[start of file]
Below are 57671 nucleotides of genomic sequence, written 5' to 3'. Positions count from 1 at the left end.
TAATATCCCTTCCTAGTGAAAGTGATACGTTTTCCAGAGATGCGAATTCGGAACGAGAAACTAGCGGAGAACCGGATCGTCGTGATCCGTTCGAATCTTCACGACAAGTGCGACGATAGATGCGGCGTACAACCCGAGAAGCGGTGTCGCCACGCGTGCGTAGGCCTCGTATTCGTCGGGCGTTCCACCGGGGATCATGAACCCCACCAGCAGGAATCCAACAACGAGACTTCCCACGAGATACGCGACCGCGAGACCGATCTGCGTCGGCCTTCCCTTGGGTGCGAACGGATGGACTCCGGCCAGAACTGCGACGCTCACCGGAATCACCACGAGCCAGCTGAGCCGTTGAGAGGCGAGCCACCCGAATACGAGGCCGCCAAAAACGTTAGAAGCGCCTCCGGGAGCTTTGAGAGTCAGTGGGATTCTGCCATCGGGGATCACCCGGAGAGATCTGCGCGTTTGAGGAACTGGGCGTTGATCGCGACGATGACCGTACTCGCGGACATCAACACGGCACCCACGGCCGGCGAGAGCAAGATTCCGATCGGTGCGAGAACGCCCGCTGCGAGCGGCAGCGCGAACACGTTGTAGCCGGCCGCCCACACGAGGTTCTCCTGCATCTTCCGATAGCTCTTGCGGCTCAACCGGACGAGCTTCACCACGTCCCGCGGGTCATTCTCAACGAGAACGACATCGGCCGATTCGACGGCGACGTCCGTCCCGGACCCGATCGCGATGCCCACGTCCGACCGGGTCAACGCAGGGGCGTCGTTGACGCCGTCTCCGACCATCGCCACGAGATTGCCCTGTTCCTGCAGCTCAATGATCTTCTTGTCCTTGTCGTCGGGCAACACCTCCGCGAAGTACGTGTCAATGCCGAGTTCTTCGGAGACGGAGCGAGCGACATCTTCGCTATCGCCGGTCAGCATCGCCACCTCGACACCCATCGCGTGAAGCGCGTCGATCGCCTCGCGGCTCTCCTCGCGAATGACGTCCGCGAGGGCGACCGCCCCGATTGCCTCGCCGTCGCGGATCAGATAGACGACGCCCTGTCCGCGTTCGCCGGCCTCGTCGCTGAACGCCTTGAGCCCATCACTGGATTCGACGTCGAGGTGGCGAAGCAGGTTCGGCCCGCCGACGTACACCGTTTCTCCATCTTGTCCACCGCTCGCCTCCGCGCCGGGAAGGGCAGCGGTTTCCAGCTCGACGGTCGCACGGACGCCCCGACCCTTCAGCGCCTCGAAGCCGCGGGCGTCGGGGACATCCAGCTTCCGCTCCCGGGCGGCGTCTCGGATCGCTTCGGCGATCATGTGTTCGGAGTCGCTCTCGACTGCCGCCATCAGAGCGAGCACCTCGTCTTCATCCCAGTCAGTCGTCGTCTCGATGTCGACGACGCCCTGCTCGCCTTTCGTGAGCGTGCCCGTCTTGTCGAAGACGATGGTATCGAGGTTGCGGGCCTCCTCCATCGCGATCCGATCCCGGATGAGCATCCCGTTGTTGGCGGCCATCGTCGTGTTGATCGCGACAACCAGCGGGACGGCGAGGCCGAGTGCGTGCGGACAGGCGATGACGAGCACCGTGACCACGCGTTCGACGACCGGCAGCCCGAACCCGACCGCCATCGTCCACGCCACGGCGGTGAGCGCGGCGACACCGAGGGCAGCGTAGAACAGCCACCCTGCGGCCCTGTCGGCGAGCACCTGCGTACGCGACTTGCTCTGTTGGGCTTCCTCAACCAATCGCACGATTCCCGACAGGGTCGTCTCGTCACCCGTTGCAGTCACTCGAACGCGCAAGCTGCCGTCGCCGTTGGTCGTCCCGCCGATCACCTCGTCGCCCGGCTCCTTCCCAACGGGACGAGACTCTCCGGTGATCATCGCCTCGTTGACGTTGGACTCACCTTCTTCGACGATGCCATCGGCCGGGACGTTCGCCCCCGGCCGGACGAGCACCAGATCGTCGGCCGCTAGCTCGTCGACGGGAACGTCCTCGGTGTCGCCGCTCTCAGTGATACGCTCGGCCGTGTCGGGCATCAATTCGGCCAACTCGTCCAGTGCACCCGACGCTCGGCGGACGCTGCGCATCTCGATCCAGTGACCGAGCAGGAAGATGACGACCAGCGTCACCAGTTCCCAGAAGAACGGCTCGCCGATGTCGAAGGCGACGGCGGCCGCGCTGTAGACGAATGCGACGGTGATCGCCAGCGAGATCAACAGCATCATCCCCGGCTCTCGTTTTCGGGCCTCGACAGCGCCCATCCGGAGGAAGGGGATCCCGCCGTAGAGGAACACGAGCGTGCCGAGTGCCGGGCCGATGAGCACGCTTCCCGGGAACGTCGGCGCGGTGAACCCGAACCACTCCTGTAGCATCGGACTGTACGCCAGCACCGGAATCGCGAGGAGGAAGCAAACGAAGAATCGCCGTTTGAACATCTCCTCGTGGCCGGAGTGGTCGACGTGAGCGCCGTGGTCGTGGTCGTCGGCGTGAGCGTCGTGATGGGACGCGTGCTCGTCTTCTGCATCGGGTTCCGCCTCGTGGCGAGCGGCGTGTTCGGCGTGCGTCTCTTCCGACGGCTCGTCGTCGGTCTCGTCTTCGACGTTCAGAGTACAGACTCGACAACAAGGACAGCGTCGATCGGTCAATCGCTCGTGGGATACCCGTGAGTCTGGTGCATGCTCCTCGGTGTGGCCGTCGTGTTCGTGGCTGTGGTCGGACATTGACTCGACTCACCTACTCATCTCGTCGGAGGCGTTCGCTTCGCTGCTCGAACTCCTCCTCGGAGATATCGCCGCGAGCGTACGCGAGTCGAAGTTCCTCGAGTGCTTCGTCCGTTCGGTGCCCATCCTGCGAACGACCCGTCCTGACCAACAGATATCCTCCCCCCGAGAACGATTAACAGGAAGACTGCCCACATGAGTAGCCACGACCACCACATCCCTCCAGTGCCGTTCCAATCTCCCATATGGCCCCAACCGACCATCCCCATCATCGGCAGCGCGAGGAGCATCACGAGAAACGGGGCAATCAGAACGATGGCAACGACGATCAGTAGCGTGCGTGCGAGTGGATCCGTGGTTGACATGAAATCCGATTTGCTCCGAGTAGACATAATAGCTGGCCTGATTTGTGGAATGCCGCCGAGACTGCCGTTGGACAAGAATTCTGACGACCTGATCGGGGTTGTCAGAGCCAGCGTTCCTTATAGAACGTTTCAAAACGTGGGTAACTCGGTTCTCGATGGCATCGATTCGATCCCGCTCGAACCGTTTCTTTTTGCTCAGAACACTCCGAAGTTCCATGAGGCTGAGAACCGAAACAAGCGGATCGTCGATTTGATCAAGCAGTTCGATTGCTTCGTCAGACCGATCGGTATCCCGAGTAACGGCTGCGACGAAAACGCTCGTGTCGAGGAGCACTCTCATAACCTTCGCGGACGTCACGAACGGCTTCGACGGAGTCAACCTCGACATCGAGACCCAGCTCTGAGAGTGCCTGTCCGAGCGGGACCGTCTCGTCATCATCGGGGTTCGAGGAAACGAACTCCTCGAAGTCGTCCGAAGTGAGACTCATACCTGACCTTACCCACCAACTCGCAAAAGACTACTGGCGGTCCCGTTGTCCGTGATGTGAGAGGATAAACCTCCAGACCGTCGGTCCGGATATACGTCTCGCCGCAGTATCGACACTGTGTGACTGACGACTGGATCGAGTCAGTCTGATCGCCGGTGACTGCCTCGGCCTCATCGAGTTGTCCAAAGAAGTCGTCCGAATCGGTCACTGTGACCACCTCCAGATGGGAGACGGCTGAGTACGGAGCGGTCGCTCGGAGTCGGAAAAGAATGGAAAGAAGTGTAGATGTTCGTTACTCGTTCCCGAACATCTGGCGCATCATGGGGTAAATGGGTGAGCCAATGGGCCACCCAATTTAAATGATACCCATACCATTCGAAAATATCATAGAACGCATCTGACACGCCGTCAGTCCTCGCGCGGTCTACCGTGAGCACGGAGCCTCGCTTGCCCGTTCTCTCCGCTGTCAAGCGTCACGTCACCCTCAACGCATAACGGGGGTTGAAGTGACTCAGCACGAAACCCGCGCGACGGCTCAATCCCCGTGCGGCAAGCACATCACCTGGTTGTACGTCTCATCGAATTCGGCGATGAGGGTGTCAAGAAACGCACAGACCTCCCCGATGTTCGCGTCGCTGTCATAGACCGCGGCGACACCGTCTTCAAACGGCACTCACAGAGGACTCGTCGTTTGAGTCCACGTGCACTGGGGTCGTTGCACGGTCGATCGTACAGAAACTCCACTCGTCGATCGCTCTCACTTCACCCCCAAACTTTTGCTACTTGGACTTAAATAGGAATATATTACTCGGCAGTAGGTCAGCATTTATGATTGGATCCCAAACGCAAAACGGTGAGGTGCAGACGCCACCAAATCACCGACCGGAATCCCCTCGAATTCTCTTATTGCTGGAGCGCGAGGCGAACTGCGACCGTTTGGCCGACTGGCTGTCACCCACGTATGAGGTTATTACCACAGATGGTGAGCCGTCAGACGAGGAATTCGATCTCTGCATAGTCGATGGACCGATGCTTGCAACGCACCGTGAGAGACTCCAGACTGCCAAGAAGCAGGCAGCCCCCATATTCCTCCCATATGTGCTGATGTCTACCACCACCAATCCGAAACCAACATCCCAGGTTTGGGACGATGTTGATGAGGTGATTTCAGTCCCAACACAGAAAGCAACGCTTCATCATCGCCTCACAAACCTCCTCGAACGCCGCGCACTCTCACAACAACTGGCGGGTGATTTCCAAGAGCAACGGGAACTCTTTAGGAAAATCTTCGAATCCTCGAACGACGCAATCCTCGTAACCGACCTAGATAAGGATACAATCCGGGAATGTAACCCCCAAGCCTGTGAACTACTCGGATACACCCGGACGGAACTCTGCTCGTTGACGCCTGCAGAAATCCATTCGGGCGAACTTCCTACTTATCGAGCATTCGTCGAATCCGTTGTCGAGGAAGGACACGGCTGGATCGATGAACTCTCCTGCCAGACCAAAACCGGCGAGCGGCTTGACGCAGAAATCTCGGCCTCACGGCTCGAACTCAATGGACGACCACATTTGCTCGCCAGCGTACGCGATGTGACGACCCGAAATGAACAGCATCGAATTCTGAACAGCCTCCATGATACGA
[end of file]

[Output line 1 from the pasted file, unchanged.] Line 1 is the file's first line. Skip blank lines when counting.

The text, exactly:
Below are 57671 nucleotides of genomic sequence, written 5' to 3'. Positions count from 1 at the left end.